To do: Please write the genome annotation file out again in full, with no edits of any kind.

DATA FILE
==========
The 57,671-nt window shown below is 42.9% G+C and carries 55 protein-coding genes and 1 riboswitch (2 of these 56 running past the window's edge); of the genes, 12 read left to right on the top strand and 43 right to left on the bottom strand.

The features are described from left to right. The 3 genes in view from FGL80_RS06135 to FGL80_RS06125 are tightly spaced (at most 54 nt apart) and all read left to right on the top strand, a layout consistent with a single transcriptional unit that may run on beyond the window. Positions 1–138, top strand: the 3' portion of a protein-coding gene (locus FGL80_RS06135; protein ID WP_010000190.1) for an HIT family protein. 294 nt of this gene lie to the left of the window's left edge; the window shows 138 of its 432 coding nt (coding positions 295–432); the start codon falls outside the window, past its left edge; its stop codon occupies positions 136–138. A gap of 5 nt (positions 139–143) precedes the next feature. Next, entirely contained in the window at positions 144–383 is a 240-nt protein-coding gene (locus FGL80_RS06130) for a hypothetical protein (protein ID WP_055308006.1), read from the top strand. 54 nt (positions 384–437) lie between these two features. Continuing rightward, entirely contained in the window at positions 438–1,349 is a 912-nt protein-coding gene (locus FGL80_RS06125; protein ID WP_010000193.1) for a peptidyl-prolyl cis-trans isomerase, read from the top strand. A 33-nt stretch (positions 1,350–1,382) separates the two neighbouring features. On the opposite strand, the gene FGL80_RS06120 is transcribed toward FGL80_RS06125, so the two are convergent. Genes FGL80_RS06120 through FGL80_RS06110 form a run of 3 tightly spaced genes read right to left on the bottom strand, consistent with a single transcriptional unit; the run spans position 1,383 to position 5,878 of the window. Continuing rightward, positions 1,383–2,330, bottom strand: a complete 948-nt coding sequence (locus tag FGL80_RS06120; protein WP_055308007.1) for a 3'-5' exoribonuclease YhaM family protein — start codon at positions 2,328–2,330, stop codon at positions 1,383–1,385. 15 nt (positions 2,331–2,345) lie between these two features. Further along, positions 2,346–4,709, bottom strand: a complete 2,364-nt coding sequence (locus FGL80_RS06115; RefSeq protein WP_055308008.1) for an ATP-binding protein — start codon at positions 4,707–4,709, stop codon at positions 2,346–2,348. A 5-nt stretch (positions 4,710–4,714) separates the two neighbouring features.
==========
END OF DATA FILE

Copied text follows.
The 57,671-nt window shown below is 42.9% G+C and carries 55 protein-coding genes and 1 riboswitch (2 of these 56 running past the window's edge); of the genes, 12 read left to right on the top strand and 43 right to left on the bottom strand.

The features are described from left to right. The 3 genes in view from FGL80_RS06135 to FGL80_RS06125 are tightly spaced (at most 54 nt apart) and all read left to right on the top strand, a layout consistent with a single transcriptional unit that may run on beyond the window. Positions 1–138, top strand: the 3' portion of a protein-coding gene (locus FGL80_RS06135; protein ID WP_010000190.1) for an HIT family protein. 294 nt of this gene lie to the left of the window's left edge; the window shows 138 of its 432 coding nt (coding positions 295–432); the start codon falls outside the window, past its left edge; its stop codon occupies positions 136–138. A gap of 5 nt (positions 139–143) precedes the next feature. Next, entirely contained in the window at positions 144–383 is a 240-nt protein-coding gene (locus FGL80_RS06130) for a hypothetical protein (protein ID WP_055308006.1), read from the top strand. 54 nt (positions 384–437) lie between these two features. Continuing rightward, entirely contained in the window at positions 438–1,349 is a 912-nt protein-coding gene (locus FGL80_RS06125; protein ID WP_010000193.1) for a peptidyl-prolyl cis-trans isomerase, read from the top strand. A 33-nt stretch (positions 1,350–1,382) separates the two neighbouring features. On the opposite strand, the gene FGL80_RS06120 is transcribed toward FGL80_RS06125, so the two are convergent. Genes FGL80_RS06120 through FGL80_RS06110 form a run of 3 tightly spaced genes read right to left on the bottom strand, consistent with a single transcriptional unit; the run spans position 1,383 to position 5,878 of the window. Continuing rightward, positions 1,383–2,330, bottom strand: a complete 948-nt coding sequence (locus tag FGL80_RS06120; protein WP_055308007.1) for a 3'-5' exoribonuclease YhaM family protein — start codon at positions 2,328–2,330, stop codon at positions 1,383–1,385. 15 nt (positions 2,331–2,345) lie between these two features. Further along, positions 2,346–4,709, bottom strand: a complete 2,364-nt coding sequence (locus FGL80_RS06115; RefSeq protein WP_055308008.1) for an ATP-binding protein — start codon at positions 4,707–4,709, stop codon at positions 2,346–2,348. A 5-nt stretch (positions 4,710–4,714) separates the two neighbouring features.